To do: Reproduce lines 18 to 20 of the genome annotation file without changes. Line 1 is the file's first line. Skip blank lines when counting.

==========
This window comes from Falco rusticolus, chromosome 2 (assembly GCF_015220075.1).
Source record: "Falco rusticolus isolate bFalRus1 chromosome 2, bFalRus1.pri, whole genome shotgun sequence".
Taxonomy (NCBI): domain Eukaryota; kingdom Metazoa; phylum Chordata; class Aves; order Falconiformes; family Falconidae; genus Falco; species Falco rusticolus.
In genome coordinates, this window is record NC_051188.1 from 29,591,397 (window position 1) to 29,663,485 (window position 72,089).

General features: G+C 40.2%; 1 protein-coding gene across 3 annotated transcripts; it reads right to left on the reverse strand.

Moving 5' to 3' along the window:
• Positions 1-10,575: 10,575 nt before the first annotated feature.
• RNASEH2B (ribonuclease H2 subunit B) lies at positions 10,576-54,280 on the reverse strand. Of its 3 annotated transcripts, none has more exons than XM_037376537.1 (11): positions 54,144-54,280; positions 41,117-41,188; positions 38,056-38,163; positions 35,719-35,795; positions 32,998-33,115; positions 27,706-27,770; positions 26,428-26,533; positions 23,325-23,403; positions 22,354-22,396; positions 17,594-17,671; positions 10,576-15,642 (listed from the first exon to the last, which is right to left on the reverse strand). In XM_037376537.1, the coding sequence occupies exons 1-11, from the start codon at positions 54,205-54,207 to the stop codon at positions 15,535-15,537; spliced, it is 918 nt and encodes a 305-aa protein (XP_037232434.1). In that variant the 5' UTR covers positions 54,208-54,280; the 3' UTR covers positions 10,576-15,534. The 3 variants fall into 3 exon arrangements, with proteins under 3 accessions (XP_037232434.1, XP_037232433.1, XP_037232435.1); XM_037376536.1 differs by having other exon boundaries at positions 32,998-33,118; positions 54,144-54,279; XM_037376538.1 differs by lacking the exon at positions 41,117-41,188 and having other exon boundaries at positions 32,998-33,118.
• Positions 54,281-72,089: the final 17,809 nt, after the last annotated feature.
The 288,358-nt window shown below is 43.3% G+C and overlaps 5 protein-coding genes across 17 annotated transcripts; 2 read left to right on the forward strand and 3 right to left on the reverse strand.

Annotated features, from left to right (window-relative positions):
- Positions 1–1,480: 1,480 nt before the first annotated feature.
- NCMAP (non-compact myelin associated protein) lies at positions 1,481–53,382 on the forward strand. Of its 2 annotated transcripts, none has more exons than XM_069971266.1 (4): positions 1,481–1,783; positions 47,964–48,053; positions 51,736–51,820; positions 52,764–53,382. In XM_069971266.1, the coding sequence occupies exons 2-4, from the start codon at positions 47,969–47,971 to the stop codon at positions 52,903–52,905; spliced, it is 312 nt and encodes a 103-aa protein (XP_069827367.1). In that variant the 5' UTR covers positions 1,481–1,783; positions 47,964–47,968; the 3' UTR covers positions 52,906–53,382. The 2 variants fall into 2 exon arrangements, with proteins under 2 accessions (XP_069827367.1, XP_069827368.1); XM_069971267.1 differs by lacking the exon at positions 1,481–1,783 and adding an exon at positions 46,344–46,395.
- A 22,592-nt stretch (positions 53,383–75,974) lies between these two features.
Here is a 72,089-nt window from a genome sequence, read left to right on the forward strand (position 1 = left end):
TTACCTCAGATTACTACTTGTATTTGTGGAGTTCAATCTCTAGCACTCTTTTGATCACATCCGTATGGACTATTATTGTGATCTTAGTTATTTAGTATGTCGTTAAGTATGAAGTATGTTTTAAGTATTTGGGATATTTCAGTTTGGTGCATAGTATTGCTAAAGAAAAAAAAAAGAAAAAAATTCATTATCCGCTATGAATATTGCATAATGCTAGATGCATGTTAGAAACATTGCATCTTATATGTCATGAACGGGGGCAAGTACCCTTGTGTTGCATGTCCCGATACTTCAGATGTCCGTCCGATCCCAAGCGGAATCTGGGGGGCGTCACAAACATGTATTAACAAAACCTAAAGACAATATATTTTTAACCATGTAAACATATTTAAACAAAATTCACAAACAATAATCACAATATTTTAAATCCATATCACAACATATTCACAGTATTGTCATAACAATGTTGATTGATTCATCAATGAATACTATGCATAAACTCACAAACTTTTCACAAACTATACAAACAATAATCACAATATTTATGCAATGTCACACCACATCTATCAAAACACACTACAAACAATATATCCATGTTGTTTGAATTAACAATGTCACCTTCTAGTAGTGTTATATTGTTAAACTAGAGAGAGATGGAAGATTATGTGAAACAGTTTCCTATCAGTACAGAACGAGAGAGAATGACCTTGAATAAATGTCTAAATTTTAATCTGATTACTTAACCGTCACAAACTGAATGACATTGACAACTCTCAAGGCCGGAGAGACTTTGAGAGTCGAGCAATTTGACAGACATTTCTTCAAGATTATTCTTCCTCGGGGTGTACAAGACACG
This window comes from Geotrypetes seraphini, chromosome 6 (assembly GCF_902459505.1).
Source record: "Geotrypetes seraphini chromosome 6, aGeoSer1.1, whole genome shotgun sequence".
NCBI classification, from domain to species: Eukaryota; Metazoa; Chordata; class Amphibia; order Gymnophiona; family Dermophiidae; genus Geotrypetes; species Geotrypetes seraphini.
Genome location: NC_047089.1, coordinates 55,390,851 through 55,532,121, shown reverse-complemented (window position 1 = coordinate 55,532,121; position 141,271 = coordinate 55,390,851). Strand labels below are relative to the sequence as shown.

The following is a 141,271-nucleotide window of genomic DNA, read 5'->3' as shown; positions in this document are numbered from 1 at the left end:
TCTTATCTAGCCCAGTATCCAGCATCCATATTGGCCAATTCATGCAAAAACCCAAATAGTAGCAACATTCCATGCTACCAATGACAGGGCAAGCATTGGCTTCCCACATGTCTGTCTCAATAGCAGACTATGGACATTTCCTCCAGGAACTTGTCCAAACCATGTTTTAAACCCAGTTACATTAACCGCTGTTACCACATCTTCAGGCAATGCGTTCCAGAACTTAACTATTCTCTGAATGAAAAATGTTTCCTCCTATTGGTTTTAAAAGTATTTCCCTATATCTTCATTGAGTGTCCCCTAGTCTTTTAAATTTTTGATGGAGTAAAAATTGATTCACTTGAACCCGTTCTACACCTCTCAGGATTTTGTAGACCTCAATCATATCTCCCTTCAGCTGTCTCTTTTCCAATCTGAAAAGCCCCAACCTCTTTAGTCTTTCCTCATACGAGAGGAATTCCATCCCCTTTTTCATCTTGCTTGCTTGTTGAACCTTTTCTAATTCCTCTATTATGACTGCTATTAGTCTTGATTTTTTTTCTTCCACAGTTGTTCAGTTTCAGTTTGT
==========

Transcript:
Source record: "Geotrypetes seraphini chromosome 6, aGeoSer1.1, whole genome shotgun sequence".
NCBI classification, from domain to species: Eukaryota; Metazoa; Chordata; class Amphibia; order Gymnophiona; family Dermophiidae; genus Geotrypetes; species Geotrypetes seraphini.
Genome location: NC_047089.1, coordinates 55,390,851 through 55,532,121, shown reverse-complemented (window position 1 = coordinate 55,532,121; position 141,271 = coordinate 55,390,851). Strand labels below are relative to the sequence as shown.